Doctors Lounge - Pharmacy Answers
"The information provided on www.doctorslounge.com is designed to support, not replace, the relationship that exists between a patient/site visitor and his/her physician."
Forum Name: Pharmacy & Drug Topics
Question: Reaction to Warfarin
|SH - Sun Dec 09, 2007 7:08 am|
53 years old woman prescribed Warfarin for transient ischemic attack, after few weeks she developed fever of unknown origin, she was prescribed one injection of cortico steroids , temperature improved for few days and increased again .Dose of warfarin was increased to adjust the PT ,which became 25 seconds while PT of control was 12 seconds , she was advised to wait for 2 days to repeat PT , unfortunately , after 2 days she developed peticheal hemorrhages , bleeding gums and massive intracerebral hemorrhage and proved to have thrombocytopenia
What are the possibilities? Just warfarin overdose?? Could be this fever due to wafarin and when she continued on it was this severe reaction?? Were corticosteroids wrong to be given with warfarin?
She was on (Amitryptilline and Imipramine)
|SH - Sun Dec 09, 2007 7:59 am|
I forgot to mention that , Iam the doctor supervising her neurological problem (TIA) , I didn't realise that Warfarin can cause fever and I was trying not to be rushing to cahnge her warfarin dose before repeating the PT after 2 days, I appreciate answers
|SH - Mon Dec 24, 2007 9:30 am|
Is thereany hope that I will receive any reply for my question and if not can I have any idea why or what are the factors which determine answering or not answering questions, Thanks a lot
|R. Zein, Pharm D - Thu Mar 20, 2008 3:57 pm|
warfarin remains a very interesting drug, especially with its mechanism of action , it may take up to 36 hours for a warfarin dose to exert its full effects (by blocking the clotting factors)
usually INR is used to target coumadin dosing, not the PT. Based on this patient (TIA) her INR goal will be 2-3. do we have any information about her INR LEVEL?
I think this is a key point because higher INR levels will indicate higher risk of bleeding.
in addition, the patient as you mentioned, was on Amitryptilline and Imipramine..these agents can interefer with cytochrome P450 enzymes, which are involved in the metabolism of warfarin. in general most if not all anti-depressants are inhibitors of cyt. P450 enzymes, including Amitryptilline and Imipramine. therefore, it is possible that these two drugs inhibited the metabolism of warfarin, and caused an increase in INR, and eventually bleeding.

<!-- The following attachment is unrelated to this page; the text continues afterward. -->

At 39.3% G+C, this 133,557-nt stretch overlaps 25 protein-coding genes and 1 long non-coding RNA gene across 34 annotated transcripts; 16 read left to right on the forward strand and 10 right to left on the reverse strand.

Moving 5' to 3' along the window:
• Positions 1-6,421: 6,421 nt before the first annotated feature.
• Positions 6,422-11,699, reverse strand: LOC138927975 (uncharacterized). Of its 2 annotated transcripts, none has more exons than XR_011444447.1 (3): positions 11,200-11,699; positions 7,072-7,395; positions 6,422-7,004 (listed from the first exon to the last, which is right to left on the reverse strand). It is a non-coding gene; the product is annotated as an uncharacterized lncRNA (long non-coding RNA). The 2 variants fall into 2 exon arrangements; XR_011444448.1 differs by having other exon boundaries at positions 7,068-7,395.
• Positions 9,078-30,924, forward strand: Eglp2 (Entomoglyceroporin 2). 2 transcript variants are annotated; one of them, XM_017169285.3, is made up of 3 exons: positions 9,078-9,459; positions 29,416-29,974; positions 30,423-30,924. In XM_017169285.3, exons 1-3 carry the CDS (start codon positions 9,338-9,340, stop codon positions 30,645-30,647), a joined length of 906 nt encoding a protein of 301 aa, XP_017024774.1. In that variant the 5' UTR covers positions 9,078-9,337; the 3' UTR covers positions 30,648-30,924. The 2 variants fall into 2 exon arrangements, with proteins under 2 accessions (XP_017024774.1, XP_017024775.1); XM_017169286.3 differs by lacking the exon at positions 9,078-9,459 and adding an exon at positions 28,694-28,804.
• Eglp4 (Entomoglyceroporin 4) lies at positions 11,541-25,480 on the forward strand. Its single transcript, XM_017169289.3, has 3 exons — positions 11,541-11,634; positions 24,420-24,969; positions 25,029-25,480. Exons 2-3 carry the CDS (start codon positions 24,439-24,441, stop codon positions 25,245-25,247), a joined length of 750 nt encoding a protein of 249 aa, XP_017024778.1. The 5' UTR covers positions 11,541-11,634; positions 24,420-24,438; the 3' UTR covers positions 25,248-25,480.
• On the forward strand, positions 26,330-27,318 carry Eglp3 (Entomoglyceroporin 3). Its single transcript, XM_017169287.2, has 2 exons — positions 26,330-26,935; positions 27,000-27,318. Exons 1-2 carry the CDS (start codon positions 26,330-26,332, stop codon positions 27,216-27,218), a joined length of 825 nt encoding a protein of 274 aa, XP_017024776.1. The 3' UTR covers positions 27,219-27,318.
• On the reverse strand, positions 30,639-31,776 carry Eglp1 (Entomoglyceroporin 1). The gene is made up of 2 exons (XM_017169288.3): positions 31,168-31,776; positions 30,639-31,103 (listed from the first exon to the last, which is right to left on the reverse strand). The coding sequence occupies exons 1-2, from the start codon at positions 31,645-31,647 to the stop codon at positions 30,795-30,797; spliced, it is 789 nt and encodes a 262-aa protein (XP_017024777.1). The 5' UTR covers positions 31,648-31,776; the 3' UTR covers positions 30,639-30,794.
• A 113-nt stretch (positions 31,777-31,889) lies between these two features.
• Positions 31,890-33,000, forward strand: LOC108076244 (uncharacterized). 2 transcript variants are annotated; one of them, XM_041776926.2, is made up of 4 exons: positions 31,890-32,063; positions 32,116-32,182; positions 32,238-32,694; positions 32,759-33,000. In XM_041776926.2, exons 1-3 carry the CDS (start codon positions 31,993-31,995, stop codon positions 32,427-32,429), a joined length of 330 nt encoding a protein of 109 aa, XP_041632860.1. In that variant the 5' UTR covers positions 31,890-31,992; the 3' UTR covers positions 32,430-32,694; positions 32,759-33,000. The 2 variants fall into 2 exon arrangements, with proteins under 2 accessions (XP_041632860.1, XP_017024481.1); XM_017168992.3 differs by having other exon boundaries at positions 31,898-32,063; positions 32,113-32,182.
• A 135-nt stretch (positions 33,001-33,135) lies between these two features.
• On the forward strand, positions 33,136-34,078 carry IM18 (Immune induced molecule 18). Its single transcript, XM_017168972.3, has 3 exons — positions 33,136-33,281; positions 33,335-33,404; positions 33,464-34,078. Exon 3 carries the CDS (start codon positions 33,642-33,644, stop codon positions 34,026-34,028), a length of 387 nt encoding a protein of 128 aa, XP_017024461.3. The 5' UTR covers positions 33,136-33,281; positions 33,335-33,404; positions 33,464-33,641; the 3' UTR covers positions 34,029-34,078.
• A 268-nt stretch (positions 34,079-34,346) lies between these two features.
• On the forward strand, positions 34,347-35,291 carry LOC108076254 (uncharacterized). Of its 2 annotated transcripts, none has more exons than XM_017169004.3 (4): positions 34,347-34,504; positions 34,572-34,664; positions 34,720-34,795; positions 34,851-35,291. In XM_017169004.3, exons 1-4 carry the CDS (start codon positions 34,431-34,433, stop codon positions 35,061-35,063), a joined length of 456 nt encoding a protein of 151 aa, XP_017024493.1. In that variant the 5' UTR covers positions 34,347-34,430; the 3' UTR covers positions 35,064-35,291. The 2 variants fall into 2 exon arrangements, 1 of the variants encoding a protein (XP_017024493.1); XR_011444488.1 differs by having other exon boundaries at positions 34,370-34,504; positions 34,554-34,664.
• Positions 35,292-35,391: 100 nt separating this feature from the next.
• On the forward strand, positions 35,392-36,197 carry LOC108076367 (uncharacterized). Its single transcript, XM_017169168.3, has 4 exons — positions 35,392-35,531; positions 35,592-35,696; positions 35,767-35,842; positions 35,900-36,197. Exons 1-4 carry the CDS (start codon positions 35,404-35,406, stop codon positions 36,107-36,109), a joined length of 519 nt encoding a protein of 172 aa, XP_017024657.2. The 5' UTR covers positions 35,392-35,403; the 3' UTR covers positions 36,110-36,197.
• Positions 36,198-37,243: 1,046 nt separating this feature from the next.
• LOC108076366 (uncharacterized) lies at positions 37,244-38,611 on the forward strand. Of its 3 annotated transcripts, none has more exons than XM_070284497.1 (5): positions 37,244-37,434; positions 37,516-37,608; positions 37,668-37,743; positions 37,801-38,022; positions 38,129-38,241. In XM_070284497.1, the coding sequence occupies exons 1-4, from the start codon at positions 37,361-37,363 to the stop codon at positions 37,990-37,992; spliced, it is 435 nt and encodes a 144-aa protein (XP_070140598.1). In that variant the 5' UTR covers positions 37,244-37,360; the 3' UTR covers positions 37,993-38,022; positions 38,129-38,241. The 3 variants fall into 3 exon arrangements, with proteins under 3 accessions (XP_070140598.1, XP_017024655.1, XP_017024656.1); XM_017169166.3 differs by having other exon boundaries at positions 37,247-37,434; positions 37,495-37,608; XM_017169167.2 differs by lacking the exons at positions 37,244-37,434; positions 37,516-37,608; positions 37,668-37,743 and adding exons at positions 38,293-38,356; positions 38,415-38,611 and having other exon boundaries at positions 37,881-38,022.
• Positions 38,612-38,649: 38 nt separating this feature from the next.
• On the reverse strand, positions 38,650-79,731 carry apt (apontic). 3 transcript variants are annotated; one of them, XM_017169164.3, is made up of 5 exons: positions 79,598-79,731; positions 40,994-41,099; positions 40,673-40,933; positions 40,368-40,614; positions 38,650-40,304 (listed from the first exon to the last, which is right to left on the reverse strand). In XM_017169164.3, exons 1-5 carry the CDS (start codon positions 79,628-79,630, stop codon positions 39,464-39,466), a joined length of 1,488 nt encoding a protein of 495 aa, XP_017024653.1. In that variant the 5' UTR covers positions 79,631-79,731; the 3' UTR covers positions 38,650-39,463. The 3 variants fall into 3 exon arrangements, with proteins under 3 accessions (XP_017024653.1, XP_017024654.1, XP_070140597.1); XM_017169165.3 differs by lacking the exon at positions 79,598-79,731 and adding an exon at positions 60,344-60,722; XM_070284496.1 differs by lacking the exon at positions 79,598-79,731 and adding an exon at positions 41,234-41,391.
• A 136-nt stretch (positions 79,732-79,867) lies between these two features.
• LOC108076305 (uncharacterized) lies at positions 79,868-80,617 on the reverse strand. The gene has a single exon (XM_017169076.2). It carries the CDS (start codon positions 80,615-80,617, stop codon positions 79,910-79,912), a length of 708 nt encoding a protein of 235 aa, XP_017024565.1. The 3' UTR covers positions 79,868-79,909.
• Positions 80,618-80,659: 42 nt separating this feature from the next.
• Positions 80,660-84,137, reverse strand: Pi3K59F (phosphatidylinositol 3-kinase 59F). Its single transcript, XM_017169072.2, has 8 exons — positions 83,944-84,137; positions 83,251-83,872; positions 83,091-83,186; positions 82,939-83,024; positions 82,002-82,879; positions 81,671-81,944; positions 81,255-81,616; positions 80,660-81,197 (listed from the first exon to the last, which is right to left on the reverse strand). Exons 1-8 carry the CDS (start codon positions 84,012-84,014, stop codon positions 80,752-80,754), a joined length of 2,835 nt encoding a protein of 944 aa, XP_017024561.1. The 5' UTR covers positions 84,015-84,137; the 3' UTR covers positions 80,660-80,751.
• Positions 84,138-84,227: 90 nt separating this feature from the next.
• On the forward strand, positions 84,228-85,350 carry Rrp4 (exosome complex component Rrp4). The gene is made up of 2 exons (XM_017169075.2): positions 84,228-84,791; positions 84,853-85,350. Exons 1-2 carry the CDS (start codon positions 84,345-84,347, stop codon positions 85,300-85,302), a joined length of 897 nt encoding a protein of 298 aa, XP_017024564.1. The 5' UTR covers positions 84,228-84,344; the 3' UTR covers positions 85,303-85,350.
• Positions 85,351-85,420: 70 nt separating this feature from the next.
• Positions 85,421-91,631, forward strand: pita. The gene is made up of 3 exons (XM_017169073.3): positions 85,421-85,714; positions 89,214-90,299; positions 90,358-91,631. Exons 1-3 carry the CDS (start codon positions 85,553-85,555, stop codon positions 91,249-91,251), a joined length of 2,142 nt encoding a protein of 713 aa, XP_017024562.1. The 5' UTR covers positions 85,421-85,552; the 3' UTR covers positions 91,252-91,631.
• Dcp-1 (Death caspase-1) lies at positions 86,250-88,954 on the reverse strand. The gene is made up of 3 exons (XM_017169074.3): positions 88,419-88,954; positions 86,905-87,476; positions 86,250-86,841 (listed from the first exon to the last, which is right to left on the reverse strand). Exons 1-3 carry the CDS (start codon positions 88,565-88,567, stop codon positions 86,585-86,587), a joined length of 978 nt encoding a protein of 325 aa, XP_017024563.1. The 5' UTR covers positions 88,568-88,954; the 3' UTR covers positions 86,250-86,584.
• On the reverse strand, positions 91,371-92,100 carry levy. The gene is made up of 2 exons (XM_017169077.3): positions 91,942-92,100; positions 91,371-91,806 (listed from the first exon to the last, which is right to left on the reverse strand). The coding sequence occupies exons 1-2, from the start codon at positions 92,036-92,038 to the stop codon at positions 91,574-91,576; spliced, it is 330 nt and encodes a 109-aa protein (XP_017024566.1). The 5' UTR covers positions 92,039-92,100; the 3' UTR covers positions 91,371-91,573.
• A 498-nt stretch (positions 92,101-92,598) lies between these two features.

steroids as well can increase the risk of bleeding on patients recieving warfarin therapy by increasing INR.
one should also take into consideration, the patient's dietary intake. herbal products, vitamin K and E containing food can all cause fluctuation in the INR, and therefore, affect coumadin therapy.
it will be very helpful to have INR levels on this lady? what was her first dose of coumadin, and what is her wt? how often were her labs monitored/
Thank you very much
|SH - Sat Mar 22, 2008 7:08 am|
Dear Dr Reham:
Thanks a lot for your valuable reply.Unfotunately , I don't have enough data at the moment about INR at that time , but can the PT be only double the control and INR to be more than 3 times the control ?
This bleeding was about 3 months of trying adjusting the PT.
Do you have any comment about the fever of unknown etiology that appeared or the thrombocytopenia which was found at time of bleeding. I mean any correlation between these signs and warfarin?
|R. Zein, Pharm D - Sat Mar 22, 2008 3:24 pm|
although both PT/INR are both used to monitor warfarin, it is the INR that we use to adjust warfarin dosing.
it is hard to predict the value of INR based on PT. The fact that PT is double the control does not necessarily means INR is too high, or too low or even normal.
warfarin can be associated with hematological changes including lower blood count, and the incidence of warfarin causing fever has been reported as a side effect in than 1 % of the cases. The fever of unknown origin could be due to something else..it is very hard for me to assess this one in particular as it could be due to so many other underlying causes.
thank you very much
|SH - Sun Mar 23, 2008 6:16 am|
Dear Dr Riham :
Thank you very much
I would be very grateful if you can inform me , In this less than 1% of patients developing fever on Warfarin , what could be the consequences if patient continued on it , ie. can it lead to a serious reaction including severe thrombocytopenia if he didn't stop Warfarin on developing fever ? and does this aggrevate more by increasing dose of Warfarin?
Apart from some lowering in blood constituents, does it cause severe throbocytopenia in any condition?
Is INR calculated by dividing (PT of patient/ PT of control ) raised to the power of certain constant different from lab to lab (ranges between 1-1.4)?
What is the highest acceptable INR above which bleeding can be fatal?
Thanks a lot for your cooperatin as this case is of great importance in my practice
|R. Zein, Pharm D - Sun Mar 23, 2008 8:35 pm|
thank you very much for your responses. i am enjoying this discussion and it is in deed a learning opportunity for me.